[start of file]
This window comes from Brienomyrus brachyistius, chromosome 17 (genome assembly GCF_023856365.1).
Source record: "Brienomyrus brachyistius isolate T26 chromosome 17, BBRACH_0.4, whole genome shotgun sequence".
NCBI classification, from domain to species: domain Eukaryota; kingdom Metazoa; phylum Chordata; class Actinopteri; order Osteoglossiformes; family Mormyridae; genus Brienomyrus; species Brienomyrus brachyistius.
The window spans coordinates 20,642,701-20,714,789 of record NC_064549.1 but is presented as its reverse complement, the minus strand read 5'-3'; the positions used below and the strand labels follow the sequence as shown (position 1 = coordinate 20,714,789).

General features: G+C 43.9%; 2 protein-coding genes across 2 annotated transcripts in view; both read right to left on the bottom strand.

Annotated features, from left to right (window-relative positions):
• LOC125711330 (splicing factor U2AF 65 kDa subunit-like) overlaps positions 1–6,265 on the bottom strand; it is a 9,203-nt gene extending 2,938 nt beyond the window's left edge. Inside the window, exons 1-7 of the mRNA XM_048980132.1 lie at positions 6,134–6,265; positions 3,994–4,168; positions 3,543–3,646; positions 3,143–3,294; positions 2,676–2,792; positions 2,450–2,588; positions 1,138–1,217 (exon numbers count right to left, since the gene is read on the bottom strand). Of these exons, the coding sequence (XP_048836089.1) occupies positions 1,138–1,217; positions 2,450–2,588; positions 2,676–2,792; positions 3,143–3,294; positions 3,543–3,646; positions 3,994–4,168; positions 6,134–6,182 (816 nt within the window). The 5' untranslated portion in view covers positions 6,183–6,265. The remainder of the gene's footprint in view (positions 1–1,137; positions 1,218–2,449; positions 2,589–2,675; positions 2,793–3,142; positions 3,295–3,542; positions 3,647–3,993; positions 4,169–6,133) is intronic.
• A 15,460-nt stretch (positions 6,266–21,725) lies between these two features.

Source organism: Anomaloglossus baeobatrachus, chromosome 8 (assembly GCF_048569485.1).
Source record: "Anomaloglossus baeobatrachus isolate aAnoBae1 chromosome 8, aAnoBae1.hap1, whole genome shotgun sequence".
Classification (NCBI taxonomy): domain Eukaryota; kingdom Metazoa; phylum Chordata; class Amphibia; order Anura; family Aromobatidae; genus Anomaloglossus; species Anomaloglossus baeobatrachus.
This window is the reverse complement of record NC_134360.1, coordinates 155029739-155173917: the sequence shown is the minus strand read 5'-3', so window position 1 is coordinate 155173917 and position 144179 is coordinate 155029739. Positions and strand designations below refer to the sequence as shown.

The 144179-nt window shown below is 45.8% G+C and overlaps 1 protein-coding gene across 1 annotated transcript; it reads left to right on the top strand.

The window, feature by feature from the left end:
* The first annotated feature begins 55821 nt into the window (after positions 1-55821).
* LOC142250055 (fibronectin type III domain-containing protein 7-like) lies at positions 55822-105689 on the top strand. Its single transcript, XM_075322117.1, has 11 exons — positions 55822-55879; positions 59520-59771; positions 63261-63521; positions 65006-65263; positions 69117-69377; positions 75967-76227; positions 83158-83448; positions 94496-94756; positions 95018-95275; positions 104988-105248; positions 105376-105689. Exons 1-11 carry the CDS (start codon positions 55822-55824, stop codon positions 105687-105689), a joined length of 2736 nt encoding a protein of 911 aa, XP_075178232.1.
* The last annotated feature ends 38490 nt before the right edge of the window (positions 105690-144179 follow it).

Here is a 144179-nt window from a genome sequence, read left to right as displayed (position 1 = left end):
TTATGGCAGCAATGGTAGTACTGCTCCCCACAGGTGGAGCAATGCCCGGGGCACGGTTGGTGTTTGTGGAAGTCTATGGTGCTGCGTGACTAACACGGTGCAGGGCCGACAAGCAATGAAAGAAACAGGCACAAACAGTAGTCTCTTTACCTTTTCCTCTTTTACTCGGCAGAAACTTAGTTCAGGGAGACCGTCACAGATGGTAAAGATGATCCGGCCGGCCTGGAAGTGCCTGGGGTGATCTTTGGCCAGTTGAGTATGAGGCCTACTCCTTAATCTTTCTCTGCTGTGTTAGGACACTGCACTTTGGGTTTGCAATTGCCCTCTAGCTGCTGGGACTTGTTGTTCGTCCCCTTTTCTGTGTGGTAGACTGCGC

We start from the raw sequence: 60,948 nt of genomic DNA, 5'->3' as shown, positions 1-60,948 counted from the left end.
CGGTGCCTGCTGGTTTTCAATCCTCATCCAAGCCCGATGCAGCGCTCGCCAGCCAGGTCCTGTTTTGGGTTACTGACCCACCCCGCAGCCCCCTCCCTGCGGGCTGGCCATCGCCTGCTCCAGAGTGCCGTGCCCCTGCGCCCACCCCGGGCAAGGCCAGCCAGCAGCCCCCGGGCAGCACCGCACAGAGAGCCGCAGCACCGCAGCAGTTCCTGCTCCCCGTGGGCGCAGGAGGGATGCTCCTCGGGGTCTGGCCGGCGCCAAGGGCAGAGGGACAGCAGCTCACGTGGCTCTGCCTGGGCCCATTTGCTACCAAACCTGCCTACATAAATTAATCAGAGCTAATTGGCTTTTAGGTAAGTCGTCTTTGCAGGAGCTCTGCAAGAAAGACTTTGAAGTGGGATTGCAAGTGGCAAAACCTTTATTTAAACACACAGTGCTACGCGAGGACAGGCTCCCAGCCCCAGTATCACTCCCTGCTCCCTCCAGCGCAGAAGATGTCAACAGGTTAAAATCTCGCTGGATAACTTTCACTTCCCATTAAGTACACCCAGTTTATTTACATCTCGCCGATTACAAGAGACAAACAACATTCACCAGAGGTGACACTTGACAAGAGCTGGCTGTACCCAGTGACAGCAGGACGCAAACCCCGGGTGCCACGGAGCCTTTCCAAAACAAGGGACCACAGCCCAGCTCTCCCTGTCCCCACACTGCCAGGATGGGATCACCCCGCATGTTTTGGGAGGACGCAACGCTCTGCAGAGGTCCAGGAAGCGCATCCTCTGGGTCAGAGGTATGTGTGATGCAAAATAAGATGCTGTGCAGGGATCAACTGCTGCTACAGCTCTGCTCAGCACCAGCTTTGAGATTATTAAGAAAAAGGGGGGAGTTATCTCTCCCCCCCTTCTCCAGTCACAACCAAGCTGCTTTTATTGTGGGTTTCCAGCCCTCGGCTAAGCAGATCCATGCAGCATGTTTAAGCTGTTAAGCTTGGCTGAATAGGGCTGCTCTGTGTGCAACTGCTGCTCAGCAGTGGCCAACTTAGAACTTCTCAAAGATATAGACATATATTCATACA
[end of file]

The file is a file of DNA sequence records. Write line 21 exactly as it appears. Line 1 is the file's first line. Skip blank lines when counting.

CGGTGCCTGCTGGTTTTCAATCCTCATCCAAGCCCGATGCAGCGCTCGCCAGCCAGGTCCTGTTTTGGGTTACTGACCCACCCCGCAGCCCCCTCCCTGCGGGCTGGCCATCGCCTGCTCCAGAGTGCCGTGCCCCTGCGCCCACCCCGGGCAAGGCCAGCCAGCAGCCCCCGGGCAGCACCGCACAGAGAGCCGCAGCACCGCAGCAGTTCCTGCTCCCCGTGGGCGCAGGAGGGATGCTCCTCGGGGTCTGGCCGGCGCCAAGGGCAGAGGGACAGCAGCTCACGTGGCTCTGCCTGGGCCCATTTGCTACCAAACCTGCCTACATAAATTAATCAGAGCTAATTGGCTTTTAGGTAAGTCGTCTTTGCAGGAGCTCTGCAAGAAAGACTTTGAAGTGGGATTGCAAGTGGCAAAACCTTTATTTAAACACACAGTGCTACGCGAGGACAGGCTCCCAGCCCCAGTATCACTCCCTGCTCCCTCCAGCGCAGAAGATGTCAACAGGTTAAAATCTCGCTGGATAACTTTCACTTCCCATTAAGTACACCCAGTTTATTTACATCTCGCCGATTACAAGAGACAAACAACATTCACCAGAGGTGACACTTGACAAGAGCTGGCTGTACCCAGTGACAGCAGGACGCAAACCCCGGGTGCCACGGAGCCTTTCCAAAACAAGGGACCACAGCCCAGCTCTCCCTGTCCCCACACTGCCAGGATGGGATCACCCCGCATGTTTTGGGAGGACGCAACGCTCTGCAGAGGTCCAGGAAGCGCATCCTCTGGGTCAGAGGTATGTGTGATGCAAAATAAGATGCTGTGCAGGGATCAACTGCTGCTACAGCTCTGCTCAGCACCAGCTTTGAGATTATTAAGAAAAAGGGGGGAGTTATCTCTCCCCCCCTTCTCCAGTCACAACCAAGCTGCTTTTATTGTGGGTTTCCAGCCCTCGGCTAAGCAGATCCATGCAGCATGTTTAAGCTGTTAAGCTTGGCTGAATAGGGCTGCTCTGTGTGCAACTGCTGCTCAGCAGTGGCCAACTTAGAACTTCTCAAAGATATAGACATATATTCATACA